One of the best things about Summerfest in Milwaukee is the variety of bands that you can see on any given day, on one of eleven different ground stages. One admission price equals tons of bands. It’s a music lovers dream come true. For those in attendance on this particular hot Sunday night, they witnessed a memorable set from Badflower, a band from Los Angeles.
The band casually walked on stage and started with, Drop Dead. The rapid fire intro immediately caught the attention of the audience and Josh Katz’s initially softly spoken words gradually built up to the chorus. He sang, “I am not your savior, I can’t help you.” His facial expressions between the verses and choruses would have you believe he was playing the part of two people. They continued with Soap, and bassist Alex Espiritu, much like during the first song, was all hair flying as he hardly stood still playing in rhythm to the prominent beat running throughout the song. Watching him, you couldn’t help but smile along with the happiness he showed while playing on stage.
The eerie intro of White Noise coupled with its haunting music really showcased playing by guitarist Joey Morrow who was intently focused during their entire performance. This easily transitioned to Ghost, a brand new song released in early in June. Lyrically it deals heavily on the topic of suicide. In the live setting, the song had the perfect amount of emotion and intensity. Josh asked everyone to request the “depressing” song on their local radio station. He commented that they rock out to the song all day long.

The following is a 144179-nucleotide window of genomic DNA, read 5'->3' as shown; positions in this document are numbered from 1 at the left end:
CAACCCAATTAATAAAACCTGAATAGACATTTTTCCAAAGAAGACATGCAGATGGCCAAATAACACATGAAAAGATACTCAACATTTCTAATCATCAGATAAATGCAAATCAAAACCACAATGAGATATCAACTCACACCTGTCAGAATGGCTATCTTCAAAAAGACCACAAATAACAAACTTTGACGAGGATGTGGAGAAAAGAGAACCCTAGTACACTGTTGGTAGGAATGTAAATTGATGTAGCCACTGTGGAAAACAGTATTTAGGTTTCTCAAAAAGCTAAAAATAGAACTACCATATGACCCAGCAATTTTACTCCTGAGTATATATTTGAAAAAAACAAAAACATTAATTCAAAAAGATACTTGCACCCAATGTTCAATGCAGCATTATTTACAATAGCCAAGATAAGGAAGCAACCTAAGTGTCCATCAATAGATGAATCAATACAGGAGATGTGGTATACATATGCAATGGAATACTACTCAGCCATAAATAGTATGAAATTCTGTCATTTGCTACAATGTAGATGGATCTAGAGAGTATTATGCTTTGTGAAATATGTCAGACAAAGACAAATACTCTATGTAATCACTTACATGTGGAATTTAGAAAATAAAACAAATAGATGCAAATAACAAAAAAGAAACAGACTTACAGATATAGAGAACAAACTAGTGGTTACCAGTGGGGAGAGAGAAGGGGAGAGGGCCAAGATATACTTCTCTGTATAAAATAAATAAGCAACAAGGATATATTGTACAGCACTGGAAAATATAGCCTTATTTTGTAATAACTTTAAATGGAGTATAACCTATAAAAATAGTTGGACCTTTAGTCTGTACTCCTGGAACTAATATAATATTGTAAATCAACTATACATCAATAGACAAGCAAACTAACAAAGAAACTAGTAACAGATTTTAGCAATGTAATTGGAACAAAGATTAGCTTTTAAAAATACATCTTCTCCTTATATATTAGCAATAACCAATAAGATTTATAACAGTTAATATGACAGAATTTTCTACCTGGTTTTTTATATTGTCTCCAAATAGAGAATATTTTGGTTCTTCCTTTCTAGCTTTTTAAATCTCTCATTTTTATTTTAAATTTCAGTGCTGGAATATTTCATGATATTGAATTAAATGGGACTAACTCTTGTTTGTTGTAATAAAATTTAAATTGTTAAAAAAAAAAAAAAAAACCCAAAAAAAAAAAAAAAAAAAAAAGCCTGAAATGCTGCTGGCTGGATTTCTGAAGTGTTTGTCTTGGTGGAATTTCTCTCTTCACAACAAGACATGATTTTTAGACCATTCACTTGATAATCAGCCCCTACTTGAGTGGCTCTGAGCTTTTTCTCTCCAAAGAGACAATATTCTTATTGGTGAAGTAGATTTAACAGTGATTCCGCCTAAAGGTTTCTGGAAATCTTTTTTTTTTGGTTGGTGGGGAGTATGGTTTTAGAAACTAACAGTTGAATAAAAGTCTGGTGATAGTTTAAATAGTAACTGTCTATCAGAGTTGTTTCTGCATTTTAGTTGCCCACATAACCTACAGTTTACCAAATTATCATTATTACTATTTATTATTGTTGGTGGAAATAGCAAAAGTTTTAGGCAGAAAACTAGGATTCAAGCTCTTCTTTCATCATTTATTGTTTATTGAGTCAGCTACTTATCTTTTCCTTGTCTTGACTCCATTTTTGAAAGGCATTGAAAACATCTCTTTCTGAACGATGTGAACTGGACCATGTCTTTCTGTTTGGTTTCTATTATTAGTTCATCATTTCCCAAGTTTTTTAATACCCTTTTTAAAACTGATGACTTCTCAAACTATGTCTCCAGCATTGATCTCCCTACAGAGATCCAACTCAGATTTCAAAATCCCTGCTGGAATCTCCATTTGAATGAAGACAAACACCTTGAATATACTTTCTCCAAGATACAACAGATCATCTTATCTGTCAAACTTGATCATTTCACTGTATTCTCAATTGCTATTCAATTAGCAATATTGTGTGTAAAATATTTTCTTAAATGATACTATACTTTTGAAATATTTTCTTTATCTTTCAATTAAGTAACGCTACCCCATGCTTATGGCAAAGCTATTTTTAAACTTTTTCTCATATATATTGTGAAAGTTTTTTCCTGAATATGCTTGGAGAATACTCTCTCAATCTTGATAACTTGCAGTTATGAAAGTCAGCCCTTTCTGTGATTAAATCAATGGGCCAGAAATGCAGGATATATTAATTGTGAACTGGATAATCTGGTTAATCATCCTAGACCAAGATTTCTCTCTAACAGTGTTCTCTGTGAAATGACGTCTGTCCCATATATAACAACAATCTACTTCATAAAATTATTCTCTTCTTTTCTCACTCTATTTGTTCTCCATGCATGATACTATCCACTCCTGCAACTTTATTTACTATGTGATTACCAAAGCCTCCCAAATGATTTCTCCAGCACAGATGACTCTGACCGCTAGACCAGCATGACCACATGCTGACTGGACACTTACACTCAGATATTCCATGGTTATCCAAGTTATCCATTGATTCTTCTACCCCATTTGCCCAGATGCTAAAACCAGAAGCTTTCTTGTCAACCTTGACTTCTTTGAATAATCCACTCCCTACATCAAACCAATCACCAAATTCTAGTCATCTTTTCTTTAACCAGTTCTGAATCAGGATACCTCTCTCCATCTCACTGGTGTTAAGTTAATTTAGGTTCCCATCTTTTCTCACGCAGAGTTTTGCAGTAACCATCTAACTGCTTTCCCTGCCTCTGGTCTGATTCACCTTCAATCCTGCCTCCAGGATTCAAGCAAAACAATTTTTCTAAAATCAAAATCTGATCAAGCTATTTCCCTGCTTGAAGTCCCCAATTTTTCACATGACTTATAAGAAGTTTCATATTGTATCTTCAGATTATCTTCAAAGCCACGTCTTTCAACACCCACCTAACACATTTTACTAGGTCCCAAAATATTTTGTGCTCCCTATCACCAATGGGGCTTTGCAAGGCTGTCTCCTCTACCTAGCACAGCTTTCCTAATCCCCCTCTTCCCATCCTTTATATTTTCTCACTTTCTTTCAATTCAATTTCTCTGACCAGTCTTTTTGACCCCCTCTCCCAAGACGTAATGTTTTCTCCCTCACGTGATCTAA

The played an older mid-tempo song, The Jester, which included a line in the chorus that could connect with just about anyone in any situation, “Is there anybody out there looking out for me?” They finished out their set with three from their Temper EP. Let The Band Play started off seemingly harmless, but about three-quarters of the way through the song, it just exploded. Alex and drummer Anthony Sonetti played in time at a quick pace as both Josh, who also played guitar during the entire set, and Joey played as fast as their hands would allow. Eventually Josh dropped to his knees, still playing, and lowered the mic to his level to continue singing before he laid down on his back. Joey also dropped to his knees, hair flying, to finish out the song. Let the band play indeed.
During Heroin, once again you could see the multitude of emotions across Josh’s face as he sang. He really wears his heart on his sleeve and his thoughts pour out in the form of lyrics for all to experience and maybe even relate to. Towards the end of the song, Joey and Alex stood on either side of Josh, with Alex placing his head briefly on Josh’s shoulder as they ended the song. Although they have not been a band for a long time, you can tell they are all connected on a different level due to the music they make together.
They ended the set with their most popular song, Animal. It was kind of wild to watch the crowd react as a lot of them realized they knew the song. This was another excellent example of a slow build up to an energetic chorus. Joey, who had been providing backing vocals off and on all night, helped out one last time and even took a bit of the spot light for a solo towards the end. Overall, it’s everything you want in a song. Heavy, gritty and groove-oriented.
While I don’t know the ratio of who knew of the band prior to seeing them at Summerfest, it was quite clear by the end of their 40-minute set that they had gained many more fans. Fans standing on the benches were clapping, cheering and hoping for more from Badflower. Alas, they would have to wait for another time.
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